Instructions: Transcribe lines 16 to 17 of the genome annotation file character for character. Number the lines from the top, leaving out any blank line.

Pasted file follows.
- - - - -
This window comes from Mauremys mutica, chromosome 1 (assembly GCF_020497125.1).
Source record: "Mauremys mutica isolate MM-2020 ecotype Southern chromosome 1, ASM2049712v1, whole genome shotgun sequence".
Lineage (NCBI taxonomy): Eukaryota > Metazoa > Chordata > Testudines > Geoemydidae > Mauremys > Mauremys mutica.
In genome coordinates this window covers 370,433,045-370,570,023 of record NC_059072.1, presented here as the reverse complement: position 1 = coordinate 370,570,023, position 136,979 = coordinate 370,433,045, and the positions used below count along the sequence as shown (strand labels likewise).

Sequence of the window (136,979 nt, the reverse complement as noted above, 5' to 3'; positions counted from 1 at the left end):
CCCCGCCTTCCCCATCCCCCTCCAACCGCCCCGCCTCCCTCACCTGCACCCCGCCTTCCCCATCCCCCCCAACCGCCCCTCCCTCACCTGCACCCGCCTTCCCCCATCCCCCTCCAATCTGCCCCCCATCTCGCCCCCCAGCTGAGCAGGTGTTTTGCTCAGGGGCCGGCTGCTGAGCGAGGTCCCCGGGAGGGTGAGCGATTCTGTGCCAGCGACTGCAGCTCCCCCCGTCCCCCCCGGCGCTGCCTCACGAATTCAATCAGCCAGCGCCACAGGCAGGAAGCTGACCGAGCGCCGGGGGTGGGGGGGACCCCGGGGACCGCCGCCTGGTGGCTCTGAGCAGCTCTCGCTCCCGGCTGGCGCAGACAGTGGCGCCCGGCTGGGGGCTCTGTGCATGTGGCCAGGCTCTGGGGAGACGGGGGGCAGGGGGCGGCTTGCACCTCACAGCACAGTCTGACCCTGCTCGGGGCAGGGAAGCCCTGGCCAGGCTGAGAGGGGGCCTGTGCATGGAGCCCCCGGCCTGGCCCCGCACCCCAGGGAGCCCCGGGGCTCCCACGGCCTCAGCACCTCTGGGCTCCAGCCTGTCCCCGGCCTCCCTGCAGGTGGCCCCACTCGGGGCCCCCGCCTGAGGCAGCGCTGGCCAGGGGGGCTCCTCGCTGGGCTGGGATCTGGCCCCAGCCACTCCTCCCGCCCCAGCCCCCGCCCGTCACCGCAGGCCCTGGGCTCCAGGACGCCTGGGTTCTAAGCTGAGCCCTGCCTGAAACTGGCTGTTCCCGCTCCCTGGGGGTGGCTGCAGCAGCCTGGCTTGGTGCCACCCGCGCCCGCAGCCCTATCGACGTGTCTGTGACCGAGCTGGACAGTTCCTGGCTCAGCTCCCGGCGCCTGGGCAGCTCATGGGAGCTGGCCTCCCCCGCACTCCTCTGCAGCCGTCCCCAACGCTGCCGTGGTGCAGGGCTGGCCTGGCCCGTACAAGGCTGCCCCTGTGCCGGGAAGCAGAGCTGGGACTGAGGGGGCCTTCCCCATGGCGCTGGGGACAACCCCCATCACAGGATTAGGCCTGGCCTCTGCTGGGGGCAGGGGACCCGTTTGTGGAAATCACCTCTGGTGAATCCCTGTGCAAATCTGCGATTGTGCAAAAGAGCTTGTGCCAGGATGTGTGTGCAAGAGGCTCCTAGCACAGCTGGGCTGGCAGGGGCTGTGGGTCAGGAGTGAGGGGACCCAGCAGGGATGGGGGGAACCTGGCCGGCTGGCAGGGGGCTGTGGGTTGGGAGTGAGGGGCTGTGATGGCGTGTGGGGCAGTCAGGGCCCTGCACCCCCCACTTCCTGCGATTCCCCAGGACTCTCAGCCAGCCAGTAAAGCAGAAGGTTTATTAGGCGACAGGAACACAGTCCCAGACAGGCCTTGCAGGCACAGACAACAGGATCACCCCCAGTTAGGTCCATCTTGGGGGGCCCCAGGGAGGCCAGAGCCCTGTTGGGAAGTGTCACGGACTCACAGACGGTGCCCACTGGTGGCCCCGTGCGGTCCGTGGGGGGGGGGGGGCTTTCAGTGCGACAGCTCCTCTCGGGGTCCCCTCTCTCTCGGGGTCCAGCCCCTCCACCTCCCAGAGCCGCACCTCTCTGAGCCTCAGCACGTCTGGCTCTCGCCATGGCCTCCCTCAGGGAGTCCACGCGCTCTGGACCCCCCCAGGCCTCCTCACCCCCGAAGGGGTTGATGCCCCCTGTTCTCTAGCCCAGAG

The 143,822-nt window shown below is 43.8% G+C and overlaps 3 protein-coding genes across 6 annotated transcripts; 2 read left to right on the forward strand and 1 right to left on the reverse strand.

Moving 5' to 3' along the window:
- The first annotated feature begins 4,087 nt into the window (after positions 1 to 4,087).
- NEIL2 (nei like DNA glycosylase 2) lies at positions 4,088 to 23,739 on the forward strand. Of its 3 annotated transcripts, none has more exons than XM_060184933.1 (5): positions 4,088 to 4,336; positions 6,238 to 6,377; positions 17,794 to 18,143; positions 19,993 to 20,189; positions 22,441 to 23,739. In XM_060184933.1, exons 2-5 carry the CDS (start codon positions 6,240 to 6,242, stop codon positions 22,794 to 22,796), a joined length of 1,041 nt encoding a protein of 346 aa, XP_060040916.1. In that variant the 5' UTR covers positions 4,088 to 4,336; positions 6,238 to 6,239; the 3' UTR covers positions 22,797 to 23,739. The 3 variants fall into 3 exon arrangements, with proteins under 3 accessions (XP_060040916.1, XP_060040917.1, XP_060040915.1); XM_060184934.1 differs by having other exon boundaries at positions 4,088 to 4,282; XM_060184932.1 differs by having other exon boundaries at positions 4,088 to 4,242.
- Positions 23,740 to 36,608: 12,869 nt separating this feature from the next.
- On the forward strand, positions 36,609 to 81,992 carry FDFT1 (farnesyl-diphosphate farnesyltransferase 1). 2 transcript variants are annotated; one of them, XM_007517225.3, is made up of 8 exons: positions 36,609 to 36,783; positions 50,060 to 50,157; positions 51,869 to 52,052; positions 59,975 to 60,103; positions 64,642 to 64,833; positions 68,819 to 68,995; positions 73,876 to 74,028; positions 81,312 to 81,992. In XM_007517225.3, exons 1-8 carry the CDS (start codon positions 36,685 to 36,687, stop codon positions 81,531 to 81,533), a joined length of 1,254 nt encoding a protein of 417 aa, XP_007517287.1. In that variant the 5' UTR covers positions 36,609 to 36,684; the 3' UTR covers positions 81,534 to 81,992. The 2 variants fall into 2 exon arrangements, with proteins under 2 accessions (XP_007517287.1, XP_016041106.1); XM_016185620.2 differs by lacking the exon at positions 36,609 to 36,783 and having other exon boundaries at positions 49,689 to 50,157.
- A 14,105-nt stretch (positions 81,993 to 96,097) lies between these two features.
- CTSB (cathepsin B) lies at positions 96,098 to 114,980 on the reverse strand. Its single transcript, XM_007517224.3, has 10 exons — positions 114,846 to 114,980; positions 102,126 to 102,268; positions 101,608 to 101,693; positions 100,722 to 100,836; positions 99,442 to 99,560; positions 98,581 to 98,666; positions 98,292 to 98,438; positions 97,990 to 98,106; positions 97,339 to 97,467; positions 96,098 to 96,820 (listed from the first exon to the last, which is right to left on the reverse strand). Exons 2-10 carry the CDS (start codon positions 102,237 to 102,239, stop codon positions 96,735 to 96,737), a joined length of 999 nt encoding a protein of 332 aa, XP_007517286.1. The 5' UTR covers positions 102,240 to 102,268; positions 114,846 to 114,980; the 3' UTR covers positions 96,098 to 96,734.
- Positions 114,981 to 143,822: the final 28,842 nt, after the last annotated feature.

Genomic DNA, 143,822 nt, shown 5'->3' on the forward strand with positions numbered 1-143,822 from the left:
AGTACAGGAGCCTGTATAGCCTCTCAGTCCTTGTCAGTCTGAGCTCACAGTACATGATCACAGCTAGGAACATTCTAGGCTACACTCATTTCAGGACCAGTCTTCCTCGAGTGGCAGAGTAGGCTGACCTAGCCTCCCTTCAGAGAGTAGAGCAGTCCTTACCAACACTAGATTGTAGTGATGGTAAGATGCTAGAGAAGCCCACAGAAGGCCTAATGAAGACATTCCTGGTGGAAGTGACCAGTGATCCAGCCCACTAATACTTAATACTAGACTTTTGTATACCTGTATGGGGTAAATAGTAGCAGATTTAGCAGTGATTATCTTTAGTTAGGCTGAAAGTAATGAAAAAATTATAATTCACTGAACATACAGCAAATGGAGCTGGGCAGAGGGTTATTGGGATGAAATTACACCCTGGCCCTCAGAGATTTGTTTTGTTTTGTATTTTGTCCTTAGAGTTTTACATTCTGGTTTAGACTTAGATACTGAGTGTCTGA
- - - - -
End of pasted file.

Genomic DNA, 143,822 nt, shown 5'->3' on the forward strand with positions numbered 1-143,822 from the left:
AGTACAGGAGCCTGTATAGCCTCTCAGTCCTTGTCAGTCTGAGCTCACAGTACATGATCACAGCTAGGAACATTCTAGGCTACACTCATTTCAGGACCAGTCTTCCTCGAGTGGCAGAGTAGGCTGACCTAGCCTCCCTTCAGAGAGTAGAGCAGTCCTTACCAACACTAGATTGTAGTGATGGTAAGATGCTAGAGAAGCCCACAGAAGGCCTAATGAAGACATTCCTGGTGGAAGTGACCAGTGATCCAGCCCACTAATACTTAATACTAGACTTTTGTATACCTGTATGGGGTAAATAGTAGCAGATTTAGCAGTGATTATCTTTAGTTAGGCTGAAAGTAATGAAAAAATTATAATTCACTGAACATACAGCAAATGGAGCTGGGCAGAGGGTTATTGGGATGAAATTACACCCTGGCCCTCAGAGATTTGTTTTGTTTTGTATTTTGTCCTTAGAGTTTTACATTCTGGTTTAGACTTAGATACTGAGTGTCTGA